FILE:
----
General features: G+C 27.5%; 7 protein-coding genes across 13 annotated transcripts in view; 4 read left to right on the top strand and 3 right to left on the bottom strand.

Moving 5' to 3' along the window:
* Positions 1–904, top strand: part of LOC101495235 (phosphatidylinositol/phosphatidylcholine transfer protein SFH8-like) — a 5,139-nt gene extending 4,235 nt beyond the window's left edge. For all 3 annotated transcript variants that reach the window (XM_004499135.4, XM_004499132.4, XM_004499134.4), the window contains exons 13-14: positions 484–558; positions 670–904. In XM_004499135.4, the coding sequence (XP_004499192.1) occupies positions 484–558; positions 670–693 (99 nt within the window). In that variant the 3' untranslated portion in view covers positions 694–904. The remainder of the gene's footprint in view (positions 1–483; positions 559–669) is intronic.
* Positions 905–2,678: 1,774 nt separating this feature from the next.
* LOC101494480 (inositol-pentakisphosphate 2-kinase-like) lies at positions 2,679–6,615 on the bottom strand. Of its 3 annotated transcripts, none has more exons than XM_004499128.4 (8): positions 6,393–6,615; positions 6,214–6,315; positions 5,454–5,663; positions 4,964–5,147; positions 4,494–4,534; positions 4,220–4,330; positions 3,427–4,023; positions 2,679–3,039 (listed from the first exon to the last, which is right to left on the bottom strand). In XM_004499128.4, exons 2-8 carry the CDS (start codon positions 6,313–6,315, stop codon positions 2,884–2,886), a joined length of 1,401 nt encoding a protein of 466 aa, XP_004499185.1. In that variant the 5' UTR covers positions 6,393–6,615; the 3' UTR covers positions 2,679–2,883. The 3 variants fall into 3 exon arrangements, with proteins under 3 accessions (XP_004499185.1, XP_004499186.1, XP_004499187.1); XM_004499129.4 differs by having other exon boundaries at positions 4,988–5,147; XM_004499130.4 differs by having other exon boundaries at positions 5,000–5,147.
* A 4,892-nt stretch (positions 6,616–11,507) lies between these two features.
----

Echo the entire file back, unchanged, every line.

General features: G+C 27.5%; 7 protein-coding genes across 13 annotated transcripts in view; 4 read left to right on the top strand and 3 right to left on the bottom strand.

Moving 5' to 3' along the window:
* Positions 1–904, top strand: part of LOC101495235 (phosphatidylinositol/phosphatidylcholine transfer protein SFH8-like) — a 5,139-nt gene extending 4,235 nt beyond the window's left edge. For all 3 annotated transcript variants that reach the window (XM_004499135.4, XM_004499132.4, XM_004499134.4), the window contains exons 13-14: positions 484–558; positions 670–904. In XM_004499135.4, the coding sequence (XP_004499192.1) occupies positions 484–558; positions 670–693 (99 nt within the window). In that variant the 3' untranslated portion in view covers positions 694–904. The remainder of the gene's footprint in view (positions 1–483; positions 559–669) is intronic.
* Positions 905–2,678: 1,774 nt separating this feature from the next.
* LOC101494480 (inositol-pentakisphosphate 2-kinase-like) lies at positions 2,679–6,615 on the bottom strand. Of its 3 annotated transcripts, none has more exons than XM_004499128.4 (8): positions 6,393–6,615; positions 6,214–6,315; positions 5,454–5,663; positions 4,964–5,147; positions 4,494–4,534; positions 4,220–4,330; positions 3,427–4,023; positions 2,679–3,039 (listed from the first exon to the last, which is right to left on the bottom strand). In XM_004499128.4, exons 2-8 carry the CDS (start codon positions 6,313–6,315, stop codon positions 2,884–2,886), a joined length of 1,401 nt encoding a protein of 466 aa, XP_004499185.1. In that variant the 5' UTR covers positions 6,393–6,615; the 3' UTR covers positions 2,679–2,883. The 3 variants fall into 3 exon arrangements, with proteins under 3 accessions (XP_004499185.1, XP_004499186.1, XP_004499187.1); XM_004499129.4 differs by having other exon boundaries at positions 4,988–5,147; XM_004499130.4 differs by having other exon boundaries at positions 5,000–5,147.
* A 4,892-nt stretch (positions 6,616–11,507) lies between these two features.